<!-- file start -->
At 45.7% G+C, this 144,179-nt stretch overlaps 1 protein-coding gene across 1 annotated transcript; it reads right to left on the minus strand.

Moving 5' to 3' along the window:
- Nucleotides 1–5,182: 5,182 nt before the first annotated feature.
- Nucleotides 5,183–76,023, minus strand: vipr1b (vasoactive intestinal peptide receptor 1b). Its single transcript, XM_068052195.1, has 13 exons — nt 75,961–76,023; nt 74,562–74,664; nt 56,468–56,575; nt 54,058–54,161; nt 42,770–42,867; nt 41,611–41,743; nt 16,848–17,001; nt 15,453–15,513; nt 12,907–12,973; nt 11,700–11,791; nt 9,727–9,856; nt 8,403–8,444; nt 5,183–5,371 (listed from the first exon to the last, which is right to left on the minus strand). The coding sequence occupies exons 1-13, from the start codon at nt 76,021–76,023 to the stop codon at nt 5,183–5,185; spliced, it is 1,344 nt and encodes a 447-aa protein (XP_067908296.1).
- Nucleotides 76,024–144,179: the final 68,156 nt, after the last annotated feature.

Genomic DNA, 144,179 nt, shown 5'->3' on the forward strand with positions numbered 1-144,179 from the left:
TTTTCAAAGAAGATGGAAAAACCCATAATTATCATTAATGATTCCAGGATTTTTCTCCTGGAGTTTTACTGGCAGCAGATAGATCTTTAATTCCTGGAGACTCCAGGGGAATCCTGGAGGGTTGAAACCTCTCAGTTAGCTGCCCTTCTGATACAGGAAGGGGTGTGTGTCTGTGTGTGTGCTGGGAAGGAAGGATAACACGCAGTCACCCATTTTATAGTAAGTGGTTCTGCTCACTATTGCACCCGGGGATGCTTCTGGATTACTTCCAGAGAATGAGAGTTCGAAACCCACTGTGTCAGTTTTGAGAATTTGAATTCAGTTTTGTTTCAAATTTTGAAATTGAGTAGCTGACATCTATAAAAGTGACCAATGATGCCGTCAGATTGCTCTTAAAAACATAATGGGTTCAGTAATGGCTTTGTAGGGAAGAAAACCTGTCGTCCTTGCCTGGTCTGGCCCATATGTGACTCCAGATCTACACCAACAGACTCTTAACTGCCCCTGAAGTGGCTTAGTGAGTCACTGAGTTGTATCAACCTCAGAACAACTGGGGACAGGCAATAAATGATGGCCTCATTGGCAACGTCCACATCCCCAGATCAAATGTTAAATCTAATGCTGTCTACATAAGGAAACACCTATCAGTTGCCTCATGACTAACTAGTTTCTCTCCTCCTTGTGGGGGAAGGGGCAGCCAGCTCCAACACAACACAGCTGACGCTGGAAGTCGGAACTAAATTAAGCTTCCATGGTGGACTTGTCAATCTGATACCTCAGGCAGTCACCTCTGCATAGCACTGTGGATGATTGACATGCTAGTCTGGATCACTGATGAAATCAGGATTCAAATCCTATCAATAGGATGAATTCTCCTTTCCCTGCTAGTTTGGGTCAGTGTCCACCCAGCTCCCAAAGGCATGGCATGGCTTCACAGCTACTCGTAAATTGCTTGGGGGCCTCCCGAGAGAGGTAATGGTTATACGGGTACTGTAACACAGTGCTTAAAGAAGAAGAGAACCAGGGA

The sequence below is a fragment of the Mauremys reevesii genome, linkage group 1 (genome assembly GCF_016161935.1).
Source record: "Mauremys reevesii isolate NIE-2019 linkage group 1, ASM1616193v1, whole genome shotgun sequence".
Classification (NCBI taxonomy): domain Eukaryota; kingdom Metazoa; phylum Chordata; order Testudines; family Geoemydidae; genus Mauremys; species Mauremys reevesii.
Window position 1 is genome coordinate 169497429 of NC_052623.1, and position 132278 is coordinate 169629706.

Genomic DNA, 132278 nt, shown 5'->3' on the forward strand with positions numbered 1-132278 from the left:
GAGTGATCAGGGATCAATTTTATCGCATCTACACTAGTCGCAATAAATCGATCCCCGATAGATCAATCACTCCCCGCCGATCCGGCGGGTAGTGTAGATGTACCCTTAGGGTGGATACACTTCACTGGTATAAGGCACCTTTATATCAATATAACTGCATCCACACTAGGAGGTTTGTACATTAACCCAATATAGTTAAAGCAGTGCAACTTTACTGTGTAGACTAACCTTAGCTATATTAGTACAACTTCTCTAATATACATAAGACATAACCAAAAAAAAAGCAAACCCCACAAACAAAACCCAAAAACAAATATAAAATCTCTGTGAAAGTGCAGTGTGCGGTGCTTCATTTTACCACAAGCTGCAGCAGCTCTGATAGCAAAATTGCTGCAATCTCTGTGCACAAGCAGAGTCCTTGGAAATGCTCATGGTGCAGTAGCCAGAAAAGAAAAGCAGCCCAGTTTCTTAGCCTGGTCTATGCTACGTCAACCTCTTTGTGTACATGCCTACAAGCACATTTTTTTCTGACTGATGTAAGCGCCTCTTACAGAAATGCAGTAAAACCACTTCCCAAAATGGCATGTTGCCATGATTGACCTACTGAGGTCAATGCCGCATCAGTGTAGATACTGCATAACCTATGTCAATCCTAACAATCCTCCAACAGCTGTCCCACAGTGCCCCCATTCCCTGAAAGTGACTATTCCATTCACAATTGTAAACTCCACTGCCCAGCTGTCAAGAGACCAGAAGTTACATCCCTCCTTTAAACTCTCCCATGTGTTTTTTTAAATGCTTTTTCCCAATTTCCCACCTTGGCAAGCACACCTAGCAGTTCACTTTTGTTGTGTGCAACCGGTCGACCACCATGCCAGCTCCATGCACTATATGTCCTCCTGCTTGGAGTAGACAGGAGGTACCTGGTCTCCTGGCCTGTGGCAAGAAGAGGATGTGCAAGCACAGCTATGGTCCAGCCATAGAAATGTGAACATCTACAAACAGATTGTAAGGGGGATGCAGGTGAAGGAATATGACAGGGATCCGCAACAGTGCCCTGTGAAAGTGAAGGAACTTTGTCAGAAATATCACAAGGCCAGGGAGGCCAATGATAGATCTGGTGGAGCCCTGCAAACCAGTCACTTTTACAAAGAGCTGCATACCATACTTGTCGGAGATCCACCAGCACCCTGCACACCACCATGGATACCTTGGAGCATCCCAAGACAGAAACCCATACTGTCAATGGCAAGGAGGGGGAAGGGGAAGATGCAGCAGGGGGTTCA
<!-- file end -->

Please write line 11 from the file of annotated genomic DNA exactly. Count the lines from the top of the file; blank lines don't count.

Window position 1 is genome coordinate 169497429 of NC_052623.1, and position 132278 is coordinate 169629706.